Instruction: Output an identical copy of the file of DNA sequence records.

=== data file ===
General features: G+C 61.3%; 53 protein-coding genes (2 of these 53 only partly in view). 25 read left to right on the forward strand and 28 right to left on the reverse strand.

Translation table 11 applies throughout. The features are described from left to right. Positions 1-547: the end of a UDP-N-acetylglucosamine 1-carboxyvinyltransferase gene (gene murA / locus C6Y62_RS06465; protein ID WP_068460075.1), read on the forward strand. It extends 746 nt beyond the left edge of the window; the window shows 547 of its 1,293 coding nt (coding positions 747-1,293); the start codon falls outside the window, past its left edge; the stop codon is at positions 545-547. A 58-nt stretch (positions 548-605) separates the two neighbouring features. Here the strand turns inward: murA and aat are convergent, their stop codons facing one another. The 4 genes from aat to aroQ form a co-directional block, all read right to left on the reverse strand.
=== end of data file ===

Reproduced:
General features: G+C 61.3%; 53 protein-coding genes (2 of these 53 only partly in view). 25 read left to right on the forward strand and 28 right to left on the reverse strand.

Translation table 11 applies throughout. The features are described from left to right. Positions 1-547: the end of a UDP-N-acetylglucosamine 1-carboxyvinyltransferase gene (gene murA / locus C6Y62_RS06465; protein ID WP_068460075.1), read on the forward strand. It extends 746 nt beyond the left edge of the window; the window shows 547 of its 1,293 coding nt (coding positions 747-1,293); the start codon falls outside the window, past its left edge; the stop codon is at positions 545-547. A 58-nt stretch (positions 548-605) separates the two neighbouring features. Here the strand turns inward: murA and aat are convergent, their stop codons facing one another. The 4 genes from aat to aroQ form a co-directional block, all read right to left on the reverse strand.